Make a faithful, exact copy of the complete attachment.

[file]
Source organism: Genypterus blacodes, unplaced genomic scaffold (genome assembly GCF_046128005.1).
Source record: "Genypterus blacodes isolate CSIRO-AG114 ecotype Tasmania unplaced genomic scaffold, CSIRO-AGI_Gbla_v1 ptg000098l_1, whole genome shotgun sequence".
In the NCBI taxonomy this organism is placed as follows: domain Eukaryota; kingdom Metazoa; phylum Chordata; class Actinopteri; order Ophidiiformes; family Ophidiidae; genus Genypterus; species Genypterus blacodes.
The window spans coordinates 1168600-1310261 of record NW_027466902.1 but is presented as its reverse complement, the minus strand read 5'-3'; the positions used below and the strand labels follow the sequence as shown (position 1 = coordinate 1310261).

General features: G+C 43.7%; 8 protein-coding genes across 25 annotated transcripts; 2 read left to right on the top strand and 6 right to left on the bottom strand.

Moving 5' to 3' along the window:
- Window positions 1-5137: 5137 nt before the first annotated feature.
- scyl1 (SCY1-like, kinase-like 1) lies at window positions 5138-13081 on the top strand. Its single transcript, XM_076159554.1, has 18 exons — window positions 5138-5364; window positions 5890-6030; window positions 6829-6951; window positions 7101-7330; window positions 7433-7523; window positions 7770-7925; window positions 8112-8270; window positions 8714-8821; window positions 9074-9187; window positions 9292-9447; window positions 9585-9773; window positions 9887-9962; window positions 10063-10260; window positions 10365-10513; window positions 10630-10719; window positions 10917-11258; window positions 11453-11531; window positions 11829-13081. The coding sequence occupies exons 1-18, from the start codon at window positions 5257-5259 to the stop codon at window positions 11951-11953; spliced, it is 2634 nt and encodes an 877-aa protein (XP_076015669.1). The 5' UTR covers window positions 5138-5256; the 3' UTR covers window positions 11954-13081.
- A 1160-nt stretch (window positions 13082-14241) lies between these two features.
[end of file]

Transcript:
Source organism: Genypterus blacodes, unplaced genomic scaffold (genome assembly GCF_046128005.1).
Source record: "Genypterus blacodes isolate CSIRO-AG114 ecotype Tasmania unplaced genomic scaffold, CSIRO-AGI_Gbla_v1 ptg000098l_1, whole genome shotgun sequence".
In the NCBI taxonomy this organism is placed as follows: domain Eukaryota; kingdom Metazoa; phylum Chordata; class Actinopteri; order Ophidiiformes; family Ophidiidae; genus Genypterus; species Genypterus blacodes.
The window spans coordinates 1168600-1310261 of record NW_027466902.1 but is presented as its reverse complement, the minus strand read 5'-3'; the positions used below and the strand labels follow the sequence as shown (position 1 = coordinate 1310261).

General features: G+C 43.7%; 8 protein-coding genes across 25 annotated transcripts; 2 read left to right on the top strand and 6 right to left on the bottom strand.

Moving 5' to 3' along the window:
- Window positions 1-5137: 5137 nt before the first annotated feature.
- scyl1 (SCY1-like, kinase-like 1) lies at window positions 5138-13081 on the top strand. Its single transcript, XM_076159554.1, has 18 exons — window positions 5138-5364; window positions 5890-6030; window positions 6829-6951; window positions 7101-7330; window positions 7433-7523; window positions 7770-7925; window positions 8112-8270; window positions 8714-8821; window positions 9074-9187; window positions 9292-9447; window positions 9585-9773; window positions 9887-9962; window positions 10063-10260; window positions 10365-10513; window positions 10630-10719; window positions 10917-11258; window positions 11453-11531; window positions 11829-13081. The coding sequence occupies exons 1-18, from the start codon at window positions 5257-5259 to the stop codon at window positions 11951-11953; spliced, it is 2634 nt and encodes an 877-aa protein (XP_076015669.1). The 5' UTR covers window positions 5138-5256; the 3' UTR covers window positions 11954-13081.
- A 1160-nt stretch (window positions 13082-14241) lies between these two features.